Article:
Where is the scaffolding?

“You get this all the time with tradesmen.” 

This was the comment of a builder talking about the troubles of a friend. The friend, let’s call him Jim, was having difficulty coordinating a scaffolding company and the painter for his house.

Jim was grizzling because he had just had a call from the scaffolder saying that they could not come as promised at 8 o’clock that morning, but would try to get there later in the afternoon. 

When pressed, the scaffolder admitted the afternoon was also unlikely and then said definitely the following day. 

“The trouble is this also mucks up the painter,” Jim said. “Really, the fact that three men had not turned up to work that morning should not have been my problem.”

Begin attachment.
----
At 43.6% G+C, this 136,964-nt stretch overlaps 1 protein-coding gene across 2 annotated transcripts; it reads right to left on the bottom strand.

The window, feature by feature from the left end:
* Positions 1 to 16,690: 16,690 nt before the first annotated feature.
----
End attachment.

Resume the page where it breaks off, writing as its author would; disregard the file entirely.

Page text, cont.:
Scaffolding may be a very difficult business to be in, but customers don’t want to hear your problems. If they are in business, they have enough of their own, anyway.

If you want your business to be overrun with eager customers falling over themselves to use your service, be different from and better than your competitors. 

Provide a better service. Work out how to solve your ongoing problems with staff, weather and so on. Communicate in advance with those who depend on you so they can also organise their work. 

If it’s impractical to nominate a specific day for delivery, say so. Give your customers a pleasant surprise by performing better than you had promised.

Reliable companies can charge a premium for better service.

Times will not always be good in the building industry. Build your reputation now.

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